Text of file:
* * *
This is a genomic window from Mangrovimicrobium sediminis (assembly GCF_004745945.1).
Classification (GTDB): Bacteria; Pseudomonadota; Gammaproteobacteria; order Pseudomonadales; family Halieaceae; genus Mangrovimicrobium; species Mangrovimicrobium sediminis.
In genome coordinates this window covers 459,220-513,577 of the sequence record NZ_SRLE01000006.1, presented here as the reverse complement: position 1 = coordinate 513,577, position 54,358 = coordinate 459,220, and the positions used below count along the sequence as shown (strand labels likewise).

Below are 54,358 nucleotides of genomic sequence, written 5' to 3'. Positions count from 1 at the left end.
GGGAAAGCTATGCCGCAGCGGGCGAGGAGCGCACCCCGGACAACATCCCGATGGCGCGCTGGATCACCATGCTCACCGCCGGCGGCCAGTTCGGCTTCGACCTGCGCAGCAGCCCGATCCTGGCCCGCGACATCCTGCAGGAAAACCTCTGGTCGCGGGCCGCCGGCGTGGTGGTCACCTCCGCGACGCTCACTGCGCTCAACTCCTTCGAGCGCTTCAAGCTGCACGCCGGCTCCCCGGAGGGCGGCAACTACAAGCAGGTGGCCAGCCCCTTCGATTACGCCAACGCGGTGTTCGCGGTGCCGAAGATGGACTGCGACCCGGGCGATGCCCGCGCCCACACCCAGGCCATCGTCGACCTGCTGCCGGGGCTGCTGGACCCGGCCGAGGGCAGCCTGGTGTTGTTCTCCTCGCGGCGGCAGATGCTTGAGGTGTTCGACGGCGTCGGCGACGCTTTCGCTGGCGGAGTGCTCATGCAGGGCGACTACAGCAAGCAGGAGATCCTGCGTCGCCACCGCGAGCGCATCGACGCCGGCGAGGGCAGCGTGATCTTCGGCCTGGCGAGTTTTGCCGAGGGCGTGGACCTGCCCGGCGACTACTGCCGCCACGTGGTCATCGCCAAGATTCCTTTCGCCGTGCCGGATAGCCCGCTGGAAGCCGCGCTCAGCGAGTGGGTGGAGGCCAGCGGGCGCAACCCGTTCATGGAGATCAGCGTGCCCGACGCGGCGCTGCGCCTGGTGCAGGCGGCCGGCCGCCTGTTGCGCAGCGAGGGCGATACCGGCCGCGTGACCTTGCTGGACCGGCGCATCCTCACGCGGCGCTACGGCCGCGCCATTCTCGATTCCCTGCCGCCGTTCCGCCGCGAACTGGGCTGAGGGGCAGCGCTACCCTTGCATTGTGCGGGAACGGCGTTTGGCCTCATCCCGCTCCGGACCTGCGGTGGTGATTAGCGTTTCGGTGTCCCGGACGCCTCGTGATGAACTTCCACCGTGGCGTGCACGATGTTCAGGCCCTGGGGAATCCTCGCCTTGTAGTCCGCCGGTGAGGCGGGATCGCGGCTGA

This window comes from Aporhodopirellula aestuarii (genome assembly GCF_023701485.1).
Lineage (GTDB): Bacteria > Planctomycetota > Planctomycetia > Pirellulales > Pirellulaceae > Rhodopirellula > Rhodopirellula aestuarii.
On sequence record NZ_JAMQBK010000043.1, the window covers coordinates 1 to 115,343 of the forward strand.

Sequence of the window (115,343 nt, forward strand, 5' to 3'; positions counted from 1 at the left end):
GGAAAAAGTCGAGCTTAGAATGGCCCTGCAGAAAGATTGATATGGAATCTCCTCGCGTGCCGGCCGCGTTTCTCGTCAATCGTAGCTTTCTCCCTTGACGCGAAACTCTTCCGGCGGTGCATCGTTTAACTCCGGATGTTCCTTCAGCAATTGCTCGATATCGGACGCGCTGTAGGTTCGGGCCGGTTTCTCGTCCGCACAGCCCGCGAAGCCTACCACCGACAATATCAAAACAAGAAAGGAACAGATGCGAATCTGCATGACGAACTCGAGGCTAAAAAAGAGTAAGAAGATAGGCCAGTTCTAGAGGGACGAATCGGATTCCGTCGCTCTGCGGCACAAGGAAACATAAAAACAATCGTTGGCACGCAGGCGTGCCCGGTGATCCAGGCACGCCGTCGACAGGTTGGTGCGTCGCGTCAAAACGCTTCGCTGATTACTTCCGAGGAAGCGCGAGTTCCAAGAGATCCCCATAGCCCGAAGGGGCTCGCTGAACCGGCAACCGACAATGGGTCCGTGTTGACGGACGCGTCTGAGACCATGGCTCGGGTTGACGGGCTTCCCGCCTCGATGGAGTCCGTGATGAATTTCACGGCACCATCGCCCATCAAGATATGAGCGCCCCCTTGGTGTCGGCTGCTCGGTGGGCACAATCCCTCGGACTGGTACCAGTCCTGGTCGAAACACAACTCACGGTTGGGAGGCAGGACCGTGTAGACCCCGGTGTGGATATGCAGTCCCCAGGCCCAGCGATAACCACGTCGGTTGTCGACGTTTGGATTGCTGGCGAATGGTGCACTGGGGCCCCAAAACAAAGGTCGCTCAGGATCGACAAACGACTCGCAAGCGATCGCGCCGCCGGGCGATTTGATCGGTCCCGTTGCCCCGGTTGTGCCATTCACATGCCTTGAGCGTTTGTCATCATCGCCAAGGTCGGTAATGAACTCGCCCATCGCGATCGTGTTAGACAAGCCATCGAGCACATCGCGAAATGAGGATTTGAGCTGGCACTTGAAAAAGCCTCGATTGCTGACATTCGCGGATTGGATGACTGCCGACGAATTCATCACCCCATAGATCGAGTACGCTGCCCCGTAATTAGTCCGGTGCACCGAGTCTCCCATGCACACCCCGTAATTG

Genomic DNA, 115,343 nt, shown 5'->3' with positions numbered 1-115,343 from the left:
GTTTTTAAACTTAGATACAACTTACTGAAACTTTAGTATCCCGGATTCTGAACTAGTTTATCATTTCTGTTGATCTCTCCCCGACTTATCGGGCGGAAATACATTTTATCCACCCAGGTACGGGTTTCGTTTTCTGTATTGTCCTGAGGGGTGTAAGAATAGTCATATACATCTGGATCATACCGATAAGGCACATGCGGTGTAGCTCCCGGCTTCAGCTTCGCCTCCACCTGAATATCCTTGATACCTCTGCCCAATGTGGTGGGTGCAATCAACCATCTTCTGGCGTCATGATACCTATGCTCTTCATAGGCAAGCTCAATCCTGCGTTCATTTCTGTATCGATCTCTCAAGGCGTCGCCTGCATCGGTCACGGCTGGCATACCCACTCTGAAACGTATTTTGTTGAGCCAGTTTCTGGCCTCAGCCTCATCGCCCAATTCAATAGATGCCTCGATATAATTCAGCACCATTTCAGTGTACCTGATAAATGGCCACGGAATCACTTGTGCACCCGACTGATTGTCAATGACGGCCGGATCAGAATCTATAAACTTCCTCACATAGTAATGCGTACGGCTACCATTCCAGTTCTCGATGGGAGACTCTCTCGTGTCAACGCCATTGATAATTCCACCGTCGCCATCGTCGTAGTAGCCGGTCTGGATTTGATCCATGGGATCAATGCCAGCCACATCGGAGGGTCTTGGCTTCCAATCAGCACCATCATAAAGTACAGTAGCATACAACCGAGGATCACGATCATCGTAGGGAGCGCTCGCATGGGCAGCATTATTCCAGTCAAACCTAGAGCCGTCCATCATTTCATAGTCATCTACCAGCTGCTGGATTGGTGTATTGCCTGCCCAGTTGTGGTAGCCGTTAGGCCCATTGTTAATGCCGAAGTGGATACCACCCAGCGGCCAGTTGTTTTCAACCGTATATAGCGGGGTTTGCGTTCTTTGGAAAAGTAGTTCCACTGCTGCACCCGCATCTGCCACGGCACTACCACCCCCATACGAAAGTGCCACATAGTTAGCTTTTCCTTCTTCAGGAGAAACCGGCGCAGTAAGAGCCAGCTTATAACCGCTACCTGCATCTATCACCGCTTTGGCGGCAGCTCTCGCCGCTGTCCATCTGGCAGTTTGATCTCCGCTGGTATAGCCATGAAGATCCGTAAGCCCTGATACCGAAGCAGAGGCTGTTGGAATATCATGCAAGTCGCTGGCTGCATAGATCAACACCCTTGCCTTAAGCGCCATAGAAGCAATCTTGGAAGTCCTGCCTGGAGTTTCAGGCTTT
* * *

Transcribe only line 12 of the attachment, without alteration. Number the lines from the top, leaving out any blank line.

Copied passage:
GTTTTTAAACTTAGATACAACTTACTGAAACTTTAGTATCCCGGATTCTGAACTAGTTTATCATTTCTGTTGATCTCTCCCCGACTTATCGGGCGGAAATACATTTTATCCACCCAGGTACGGGTTTCGTTTTCTGTATTGTCCTGAGGGGTGTAAGAATAGTCATATACATCTGGATCATACCGATAAGGCACATGCGGTGTAGCTCCCGGCTTCAGCTTCGCCTCCACCTGAATATCCTTGATACCTCTGCCCAATGTGGTGGGTGCAATCAACCATCTTCTGGCGTCATGATACCTATGCTCTTCATAGGCAAGCTCAATCCTGCGTTCATTTCTGTATCGATCTCTCAAGGCGTCGCCTGCATCGGTCACGGCTGGCATACCCACTCTGAAACGTATTTTGTTGAGCCAGTTTCTGGCCTCAGCCTCATCGCCCAATTCAATAGATGCCTCGATATAATTCAGCACCATTTCAGTGTACCTGATAAATGGCCACGGAATCACTTGTGCACCCGACTGATTGTCAATGACGGCCGGATCAGAATCTATAAACTTCCTCACATAGTAATGCGTACGGCTACCATTCCAGTTCTCGATGGGAGACTCTCTCGTGTCAACGCCATTGATAATTCCACCGTCGCCATCGTCGTAGTAGCCGGTCTGGATTTGATCCATGGGATCAATGCCAGCCACATCGGAGGGTCTTGGCTTCCAATCAGCACCATCATAAAGTACAGTAGCATACAACCGAGGATCACGATCATCGTAGGGAGCGCTCGCATGGGCAGCATTATTCCAGTCAAACCTAGAGCCGTCCATCATTTCATAGTCATCTACCAGCTGCTGGATTGGTGTATTGCCTGCCCAGTTGTGGTAGCCGTTAGGCCCATTGTTAATGCCGAAGTGGATACCACCCAGCGGCCAGTTGTTTTCAACCGTATATAGCGGGGTTTGCGTTCTTTGGAAAAGTAGTTCCACTGCTGCACCCGCATCTGCCACGGCACTACCACCCCCATACGAAAGTGCCACATAGTTAGCTTTTCCTTCTTCAGGAGAAACCGGCGCAGTAAGAGCCAGCTTATAACCGCTACCTGCATCTATCACCGCTTTGGCGGCAGCTCTCGCCGCTGTCCATCTGGCAGTTTGATCTCCGCTGGTATAGCCATGAAGATCCGTAAGCCCTGATACCGAAGCAGAGGCTGTTGGAATATCATGCAAGTCGCTGGCTGCATAGATCAACACCCTTGCCTTAAGCGCCATAGAAGCAATCTTGGAAGTCCTGCCTGGAGTTTCAGGCTTT